I attended a Bible study for singles and was blessed by Dr. Pete, a Christian surgeon, who spoke about the medical mission trips he has taken over the past few years. The local pastor or missionary always shares the gospel with the patients as they wait to see the doctor, so their spiritual needs are met as well as the physical ones. Pete’s wife died 7 years ago and his children are adults, so the Lord has set him free to do missions. He grew up in the Philippines and was led to the Lord by missionaries there when he was fifteen years old.
He is going to Honduras in October for one week and there are openings for nurses and general helpers. I met him for lunch along with a respiratory therapist, Judy, and we all decided to participate. We are excited to have this opportunity to share the gospel in another country while helping provide for the local people’s medical needs. I’m brushing up on my Spanish I learned before I went to Chile. I ordered 400 Spanish gospels of John to take with me and give to the clinic patients.
Honduras – October 23, 1988
I arrived in Honduras after changing planes in Miami, but my suitcase didn’t make the transfer, so all I have is my carry on bag. I put in an extra pair of underwear, an extra blouse, my Bible, blood pressure cuff, stethoscope, a few snacks, and little else. Dr. Paul, our medical director, led our group in devotions this morning before we boarded the old school bus to travel over muddy dirt roads seventy miles through the mountains to the villages where we will hold free clinics. We all sang joyfully, “This is the day that the Lord has made!” He then read, “Jesus came and spoke unto them,…..Lo, I am with you always, even unto the end of the age” (Matthew 28:20 KJV). He encouraged us to remember Jesus was with us, be flexible, and smile! He then led us in prayer, and we committed the day to the Lord.
We bumped along about five miles per hour and enjoyed getting acquainted with one another. I never appreciated the smooth paved roads we have in the USA so much as I did today. At the top of the mountain, our bus started leaning and became stuck in about a foot of mud. Everybody got out to help push. We managed to push the bus out, but the mud was like quicksand and sucked my only pair of shoes (loafers-big mistake) right off my feet. I dove down in the mud and pulled them out. I climbed back on the bus in my stocking feet totally covered in mud.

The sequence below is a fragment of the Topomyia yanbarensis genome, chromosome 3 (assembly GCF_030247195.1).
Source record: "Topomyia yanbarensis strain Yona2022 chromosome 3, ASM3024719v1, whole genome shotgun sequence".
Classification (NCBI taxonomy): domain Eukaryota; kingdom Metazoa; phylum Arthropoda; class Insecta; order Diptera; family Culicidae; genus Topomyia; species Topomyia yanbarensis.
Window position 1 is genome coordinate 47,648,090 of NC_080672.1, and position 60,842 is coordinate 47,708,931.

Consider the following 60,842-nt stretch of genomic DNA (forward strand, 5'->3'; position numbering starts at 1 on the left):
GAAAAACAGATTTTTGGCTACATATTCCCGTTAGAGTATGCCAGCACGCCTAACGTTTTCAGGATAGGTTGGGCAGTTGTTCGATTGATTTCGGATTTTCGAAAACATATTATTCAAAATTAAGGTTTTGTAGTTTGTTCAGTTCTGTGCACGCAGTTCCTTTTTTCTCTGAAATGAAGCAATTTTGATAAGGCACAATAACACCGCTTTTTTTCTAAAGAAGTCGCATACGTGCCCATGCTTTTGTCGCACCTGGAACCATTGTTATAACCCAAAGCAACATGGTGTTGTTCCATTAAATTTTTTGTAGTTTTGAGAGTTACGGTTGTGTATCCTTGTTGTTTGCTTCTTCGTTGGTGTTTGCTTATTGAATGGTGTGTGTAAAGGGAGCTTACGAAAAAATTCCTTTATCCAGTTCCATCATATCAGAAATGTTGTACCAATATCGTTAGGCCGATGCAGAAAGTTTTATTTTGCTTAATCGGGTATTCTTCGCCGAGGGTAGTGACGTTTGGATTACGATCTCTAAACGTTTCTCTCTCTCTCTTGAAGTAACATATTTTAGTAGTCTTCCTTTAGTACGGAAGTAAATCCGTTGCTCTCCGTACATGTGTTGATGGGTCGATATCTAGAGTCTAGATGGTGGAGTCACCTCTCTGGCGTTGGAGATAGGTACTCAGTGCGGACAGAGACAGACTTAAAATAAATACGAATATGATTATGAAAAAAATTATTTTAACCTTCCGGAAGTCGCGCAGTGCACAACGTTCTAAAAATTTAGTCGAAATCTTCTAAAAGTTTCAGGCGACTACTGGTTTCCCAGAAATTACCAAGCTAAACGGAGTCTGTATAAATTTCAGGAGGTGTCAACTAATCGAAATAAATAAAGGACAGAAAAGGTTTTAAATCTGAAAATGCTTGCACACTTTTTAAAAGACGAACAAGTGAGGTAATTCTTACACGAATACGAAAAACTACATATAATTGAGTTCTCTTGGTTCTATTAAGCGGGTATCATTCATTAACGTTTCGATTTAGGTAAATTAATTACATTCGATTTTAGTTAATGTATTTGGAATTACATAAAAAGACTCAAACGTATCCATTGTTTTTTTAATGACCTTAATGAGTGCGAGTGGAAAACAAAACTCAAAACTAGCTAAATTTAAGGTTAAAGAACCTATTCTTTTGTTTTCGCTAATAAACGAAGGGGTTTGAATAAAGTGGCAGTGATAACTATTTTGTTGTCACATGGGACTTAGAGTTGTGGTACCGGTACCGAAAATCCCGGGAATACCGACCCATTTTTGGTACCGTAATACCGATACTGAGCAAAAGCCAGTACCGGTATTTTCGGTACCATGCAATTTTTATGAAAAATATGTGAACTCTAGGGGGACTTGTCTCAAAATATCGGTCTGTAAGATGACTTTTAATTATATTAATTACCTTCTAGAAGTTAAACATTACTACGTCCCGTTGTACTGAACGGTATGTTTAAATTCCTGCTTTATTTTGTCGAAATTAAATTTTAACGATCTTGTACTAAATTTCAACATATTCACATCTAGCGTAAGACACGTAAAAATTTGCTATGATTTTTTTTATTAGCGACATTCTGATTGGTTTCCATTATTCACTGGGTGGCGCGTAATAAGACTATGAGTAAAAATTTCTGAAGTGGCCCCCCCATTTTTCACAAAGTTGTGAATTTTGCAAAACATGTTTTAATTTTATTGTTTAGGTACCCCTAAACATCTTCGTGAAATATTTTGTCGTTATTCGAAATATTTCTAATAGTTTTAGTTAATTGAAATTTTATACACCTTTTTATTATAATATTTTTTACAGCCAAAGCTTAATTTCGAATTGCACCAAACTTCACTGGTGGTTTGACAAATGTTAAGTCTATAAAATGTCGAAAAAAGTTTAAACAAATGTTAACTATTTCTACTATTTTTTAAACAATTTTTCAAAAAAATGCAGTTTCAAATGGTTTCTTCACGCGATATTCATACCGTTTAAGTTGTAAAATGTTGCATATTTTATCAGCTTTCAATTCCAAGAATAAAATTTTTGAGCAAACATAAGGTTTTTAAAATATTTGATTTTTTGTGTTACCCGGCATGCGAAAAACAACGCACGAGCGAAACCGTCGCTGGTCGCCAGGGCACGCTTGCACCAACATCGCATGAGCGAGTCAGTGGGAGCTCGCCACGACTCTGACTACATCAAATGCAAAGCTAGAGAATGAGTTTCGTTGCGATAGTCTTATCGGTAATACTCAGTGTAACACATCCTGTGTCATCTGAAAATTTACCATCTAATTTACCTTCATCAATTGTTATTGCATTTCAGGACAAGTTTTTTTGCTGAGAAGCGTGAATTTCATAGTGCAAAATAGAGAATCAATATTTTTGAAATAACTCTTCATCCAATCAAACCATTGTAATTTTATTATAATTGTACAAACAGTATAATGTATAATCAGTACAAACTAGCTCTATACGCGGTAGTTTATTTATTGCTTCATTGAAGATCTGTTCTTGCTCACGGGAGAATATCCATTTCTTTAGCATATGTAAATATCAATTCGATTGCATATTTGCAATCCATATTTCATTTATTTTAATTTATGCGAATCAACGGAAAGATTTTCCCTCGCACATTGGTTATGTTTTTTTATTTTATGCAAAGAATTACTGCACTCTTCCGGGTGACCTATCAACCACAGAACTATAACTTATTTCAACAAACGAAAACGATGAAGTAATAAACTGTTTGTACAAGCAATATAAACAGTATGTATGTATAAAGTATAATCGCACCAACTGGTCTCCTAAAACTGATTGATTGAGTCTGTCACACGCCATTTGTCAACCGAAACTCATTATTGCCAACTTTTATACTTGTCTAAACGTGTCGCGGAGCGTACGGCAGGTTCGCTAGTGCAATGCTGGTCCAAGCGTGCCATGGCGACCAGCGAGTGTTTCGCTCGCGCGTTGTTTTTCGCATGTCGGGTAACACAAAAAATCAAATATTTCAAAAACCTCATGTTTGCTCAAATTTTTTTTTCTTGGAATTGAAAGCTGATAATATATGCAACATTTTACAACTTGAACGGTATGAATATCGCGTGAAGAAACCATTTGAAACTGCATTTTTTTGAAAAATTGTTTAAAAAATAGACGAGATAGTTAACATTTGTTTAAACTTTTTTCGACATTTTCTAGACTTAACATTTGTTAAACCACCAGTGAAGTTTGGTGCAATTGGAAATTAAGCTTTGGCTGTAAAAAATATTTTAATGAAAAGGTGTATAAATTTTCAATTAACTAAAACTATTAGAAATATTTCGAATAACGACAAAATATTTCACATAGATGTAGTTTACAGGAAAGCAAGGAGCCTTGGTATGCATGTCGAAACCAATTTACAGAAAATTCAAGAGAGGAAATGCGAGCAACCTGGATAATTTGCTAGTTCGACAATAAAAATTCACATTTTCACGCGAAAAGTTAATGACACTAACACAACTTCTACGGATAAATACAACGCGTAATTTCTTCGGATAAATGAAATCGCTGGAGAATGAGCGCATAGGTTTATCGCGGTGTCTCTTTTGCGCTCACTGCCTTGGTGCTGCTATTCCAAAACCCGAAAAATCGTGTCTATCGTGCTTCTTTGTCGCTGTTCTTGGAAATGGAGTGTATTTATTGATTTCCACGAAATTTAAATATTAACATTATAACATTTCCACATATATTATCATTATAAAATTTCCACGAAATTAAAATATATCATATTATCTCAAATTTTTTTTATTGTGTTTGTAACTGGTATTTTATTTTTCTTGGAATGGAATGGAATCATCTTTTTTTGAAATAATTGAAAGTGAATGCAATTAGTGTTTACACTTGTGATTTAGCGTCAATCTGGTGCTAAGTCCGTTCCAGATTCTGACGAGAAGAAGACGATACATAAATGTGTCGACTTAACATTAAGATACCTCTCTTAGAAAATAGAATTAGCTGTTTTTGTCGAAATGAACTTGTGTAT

We arrived at a boarding school where I took a cold shower. We slept in bunk beds. It’s only about 50 degrees tonight. Someone loaned me a pair of scrubs and clean socks. One of the dentists gave me a toothbrush, and a nurse gave me a pair of earplugs. She kindly brought a whole bag for us newbies. I found out the countryside is noisy because the dogs bark until 2 a.m. and roosters start crowing at 5 a.m.
I traveled the next day in a small pickup truck with Maurice, who hauled the team’s luggage to the clinic site. We pantomimed since I only know a few words of Spanish and he knows no English. Smiles go a long way. We stopped halfway to visit his friends for a few minutes and they kindly gave us a cup of strong coffee. I was happy to be able to give them a Spanish gospel of John to read. They thanked me profusely with broad smiles.
Only one doctor, another nurse, and I arrived at the clinic. We did not know where the rest of the team was that was standing up in the huge cattle truck bumping along. There was no telephone in the village, so we prayed for safety for them and began the clinic. Lynn, the other nurse, went to set up the pharmacy in a building down the street from us. I began checking blood pressures and triaging the throngs of patient waiting for us at the village school. I shared John 3:16 in Spanish with each patient. “For God so loved the world, that He gave His only begotten Son, that whosoever believeth in Him should not perish, but have everlasting life” (John 3:16 KJV). Then they went to the waiting area in the courtyard to listen to the village pastor share the gospel until the assistant called them to see Dr. Ed in one of the classrooms. The dental staff set up their clinic down below us.
When my luggage was lost, it made me realize how little I really needed to survive. The kindness of the team members in giving me some of their clothes to wear was a blessing to me. The spirit of camaraderie while giving the patients the gospel and some basic medical care was heartwarming.
My translator told me some of the Hondurans walked eight hours to reach the clinic and had never seen a doctor or pill in their life. The pharmacy staff carefully instructed each patient not to trade their pills on the street for one that was a prettier color.
Next post, I will share more about the clinic days and the patients we saw.